But by making it the focus it almost entirely derails the movie. Final Destination movies are founded on a very simple premise: they’re slasher movies without the slasher, reliant upon set piece deaths for all of their spectacle. But suddenly we have a killer, and not a very frightening one. When we’ve already seen the inevitability of death do incredible, horrible things to people, a scared guy with a gun isn’t particularly interesting. Especially when he acts in incredibly irrational ways and the film doesn’t bother making him particularly sympathetic once he turns. He ends up just another would-be horror killer, and is dispatched in short order. It is the epitome of anticlimax.

Thankfully, the movie isn’t quite over at that point, and we’ll get to that in The End?!, which is really the saving grace for the main bulk of the movie. As to the rest of it, I will say that despite that particular bit of misguided plotting, the kills are all relatively solid and there’s a reductionist quality to the whole affair (no visions, no magic cameras, no weird double-climax) that makes it feel all the more solid. The formula works, apparently, even if everyone seems intent to keep diluting it.

And so it goes. This is a movie for long-time fans of the series, to be sure. There’s a whole lot of nods both subtle and gross to the previous films, throwaway background elements that thankfully don’t call too much attention to themselves but work to make it feel like it came from people who have affection for and care about these movies, at least a little. It was one Clear Rivers nod away from making it the most crowd-pleasing thing ever. If the movie makes money, I’m sure they’ll make more, and I hope they can do interesting things with it. I’d love to see that darker bent on the whole life-for-life idea, but only if they really decide to commit to it. Otherwise, I’m sure I’ll be back in two years talking about more people dying.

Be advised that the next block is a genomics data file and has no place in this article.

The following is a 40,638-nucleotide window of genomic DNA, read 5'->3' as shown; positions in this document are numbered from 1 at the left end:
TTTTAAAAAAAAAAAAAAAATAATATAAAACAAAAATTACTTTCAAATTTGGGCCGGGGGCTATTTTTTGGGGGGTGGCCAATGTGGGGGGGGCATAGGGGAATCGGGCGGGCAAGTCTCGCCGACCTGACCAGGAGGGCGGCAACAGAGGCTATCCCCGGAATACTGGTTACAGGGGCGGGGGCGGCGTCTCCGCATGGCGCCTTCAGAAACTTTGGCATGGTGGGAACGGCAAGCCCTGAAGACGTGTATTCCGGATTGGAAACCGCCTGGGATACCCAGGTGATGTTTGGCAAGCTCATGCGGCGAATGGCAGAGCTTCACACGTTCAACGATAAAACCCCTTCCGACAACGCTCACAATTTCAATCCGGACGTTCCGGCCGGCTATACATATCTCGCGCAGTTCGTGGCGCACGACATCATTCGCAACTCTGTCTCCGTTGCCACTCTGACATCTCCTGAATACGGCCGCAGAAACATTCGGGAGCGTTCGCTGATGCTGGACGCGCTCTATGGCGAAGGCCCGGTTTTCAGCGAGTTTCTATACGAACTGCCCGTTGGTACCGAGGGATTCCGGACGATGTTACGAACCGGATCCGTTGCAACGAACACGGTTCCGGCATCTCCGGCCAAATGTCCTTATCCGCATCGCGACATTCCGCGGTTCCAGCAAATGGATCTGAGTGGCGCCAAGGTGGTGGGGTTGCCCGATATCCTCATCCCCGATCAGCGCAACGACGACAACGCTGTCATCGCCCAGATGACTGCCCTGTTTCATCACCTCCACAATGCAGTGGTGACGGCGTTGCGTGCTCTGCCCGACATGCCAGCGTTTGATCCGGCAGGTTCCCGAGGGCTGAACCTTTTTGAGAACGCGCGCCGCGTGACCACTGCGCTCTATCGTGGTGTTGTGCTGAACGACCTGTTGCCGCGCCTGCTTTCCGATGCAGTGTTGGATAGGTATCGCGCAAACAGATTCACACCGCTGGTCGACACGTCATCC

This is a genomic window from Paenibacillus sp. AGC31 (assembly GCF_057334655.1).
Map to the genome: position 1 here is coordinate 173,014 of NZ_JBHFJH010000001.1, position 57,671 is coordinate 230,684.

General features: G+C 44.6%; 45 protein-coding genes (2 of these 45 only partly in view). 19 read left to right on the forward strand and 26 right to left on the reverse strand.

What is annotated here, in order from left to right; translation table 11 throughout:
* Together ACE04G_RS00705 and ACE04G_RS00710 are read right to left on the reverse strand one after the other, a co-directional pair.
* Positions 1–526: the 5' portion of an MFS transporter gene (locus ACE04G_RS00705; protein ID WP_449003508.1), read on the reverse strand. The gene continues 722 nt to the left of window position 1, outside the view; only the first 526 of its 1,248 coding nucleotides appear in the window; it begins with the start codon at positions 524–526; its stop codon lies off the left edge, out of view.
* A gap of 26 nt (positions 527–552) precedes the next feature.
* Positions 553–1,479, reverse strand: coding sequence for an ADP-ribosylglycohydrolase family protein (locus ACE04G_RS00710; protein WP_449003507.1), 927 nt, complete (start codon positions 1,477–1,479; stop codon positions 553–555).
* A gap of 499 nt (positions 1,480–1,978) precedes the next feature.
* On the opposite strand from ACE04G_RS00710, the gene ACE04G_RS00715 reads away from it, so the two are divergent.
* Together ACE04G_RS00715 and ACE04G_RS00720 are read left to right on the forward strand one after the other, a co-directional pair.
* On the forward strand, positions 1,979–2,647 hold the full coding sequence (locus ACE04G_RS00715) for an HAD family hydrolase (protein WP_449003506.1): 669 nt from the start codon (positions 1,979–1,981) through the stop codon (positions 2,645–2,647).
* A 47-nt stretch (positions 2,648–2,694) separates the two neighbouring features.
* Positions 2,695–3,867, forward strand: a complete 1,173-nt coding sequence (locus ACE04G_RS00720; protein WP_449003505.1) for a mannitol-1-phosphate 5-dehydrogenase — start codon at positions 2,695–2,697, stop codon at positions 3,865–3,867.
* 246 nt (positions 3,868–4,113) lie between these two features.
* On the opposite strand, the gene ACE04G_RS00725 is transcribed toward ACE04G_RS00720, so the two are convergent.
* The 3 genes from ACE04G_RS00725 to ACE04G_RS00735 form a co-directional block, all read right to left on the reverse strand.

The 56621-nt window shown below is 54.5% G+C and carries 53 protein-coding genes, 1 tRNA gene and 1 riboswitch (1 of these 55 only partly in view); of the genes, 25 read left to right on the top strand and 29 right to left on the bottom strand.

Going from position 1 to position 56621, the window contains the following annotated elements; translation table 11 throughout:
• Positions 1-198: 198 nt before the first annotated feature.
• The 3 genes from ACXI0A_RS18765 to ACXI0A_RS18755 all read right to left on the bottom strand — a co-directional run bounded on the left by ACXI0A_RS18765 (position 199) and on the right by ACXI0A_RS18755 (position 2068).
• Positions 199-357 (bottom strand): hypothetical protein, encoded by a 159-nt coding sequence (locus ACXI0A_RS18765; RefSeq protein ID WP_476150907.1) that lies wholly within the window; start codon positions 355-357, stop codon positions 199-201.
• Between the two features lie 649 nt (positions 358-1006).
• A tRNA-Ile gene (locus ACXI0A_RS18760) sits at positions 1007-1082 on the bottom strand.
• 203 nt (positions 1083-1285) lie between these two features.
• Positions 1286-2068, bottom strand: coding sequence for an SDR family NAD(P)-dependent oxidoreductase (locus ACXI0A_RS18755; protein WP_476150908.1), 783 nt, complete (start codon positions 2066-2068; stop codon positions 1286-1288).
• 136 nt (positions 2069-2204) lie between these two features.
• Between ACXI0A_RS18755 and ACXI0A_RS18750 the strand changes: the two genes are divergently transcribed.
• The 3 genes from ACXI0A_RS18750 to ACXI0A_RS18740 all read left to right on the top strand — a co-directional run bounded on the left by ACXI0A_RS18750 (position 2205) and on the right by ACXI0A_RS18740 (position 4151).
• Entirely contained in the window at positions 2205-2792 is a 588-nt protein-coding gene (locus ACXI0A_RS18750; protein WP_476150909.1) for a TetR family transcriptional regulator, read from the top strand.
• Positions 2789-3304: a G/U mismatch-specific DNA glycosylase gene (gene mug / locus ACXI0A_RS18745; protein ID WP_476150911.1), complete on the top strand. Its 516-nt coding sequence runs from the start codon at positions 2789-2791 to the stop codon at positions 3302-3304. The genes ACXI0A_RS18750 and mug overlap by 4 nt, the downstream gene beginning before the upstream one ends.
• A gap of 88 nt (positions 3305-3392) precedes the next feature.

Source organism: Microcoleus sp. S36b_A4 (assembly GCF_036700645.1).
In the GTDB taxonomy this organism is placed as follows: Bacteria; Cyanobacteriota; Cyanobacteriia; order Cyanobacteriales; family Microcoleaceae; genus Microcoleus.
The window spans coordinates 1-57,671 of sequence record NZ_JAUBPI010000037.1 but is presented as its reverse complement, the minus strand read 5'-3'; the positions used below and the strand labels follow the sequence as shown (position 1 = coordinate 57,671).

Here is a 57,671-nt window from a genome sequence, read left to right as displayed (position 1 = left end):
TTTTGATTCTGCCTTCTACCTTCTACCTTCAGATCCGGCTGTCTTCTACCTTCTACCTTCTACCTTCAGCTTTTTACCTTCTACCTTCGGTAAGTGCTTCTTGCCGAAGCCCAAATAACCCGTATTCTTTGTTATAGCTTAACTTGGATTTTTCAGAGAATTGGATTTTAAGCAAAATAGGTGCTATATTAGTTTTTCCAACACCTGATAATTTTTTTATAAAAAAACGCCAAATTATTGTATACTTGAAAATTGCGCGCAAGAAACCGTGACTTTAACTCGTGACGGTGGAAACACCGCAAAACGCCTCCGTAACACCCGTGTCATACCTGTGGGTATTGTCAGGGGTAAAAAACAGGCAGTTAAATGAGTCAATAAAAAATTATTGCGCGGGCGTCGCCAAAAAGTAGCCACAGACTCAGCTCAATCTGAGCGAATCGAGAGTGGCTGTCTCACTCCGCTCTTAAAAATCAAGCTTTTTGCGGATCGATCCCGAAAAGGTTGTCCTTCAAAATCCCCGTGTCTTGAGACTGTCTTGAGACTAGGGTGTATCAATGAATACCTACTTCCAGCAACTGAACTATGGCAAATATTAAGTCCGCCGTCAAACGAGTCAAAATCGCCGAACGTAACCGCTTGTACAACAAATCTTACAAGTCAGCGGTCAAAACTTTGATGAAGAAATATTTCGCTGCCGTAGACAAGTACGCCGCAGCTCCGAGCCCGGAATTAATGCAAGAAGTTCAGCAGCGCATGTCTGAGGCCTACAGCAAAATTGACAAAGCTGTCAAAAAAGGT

I didn't even touch on how this one goes horribly wrong! It's gross AND includes patent-pending Final Destination water-and-electricity-don't-do-that gags.

The Best Kill
In proper Final Destination fashion, the best kill is easily the first kill. The girlfriend of the not-yet-erstwhile killer Overachieving Best Friend is a gymnast who is returning to particularly warm practice after the bridge accident. She’s on the balance beam when the AC starts, condensation from the top of the arena dripping down onto a fan set on the floor. The water pools near an exposed wire. This is all happening right next to the balance beam. At the same time, one of the ceiling vents shakes loose a screw that falls onto the balance beam point-up as she’s doing her routine.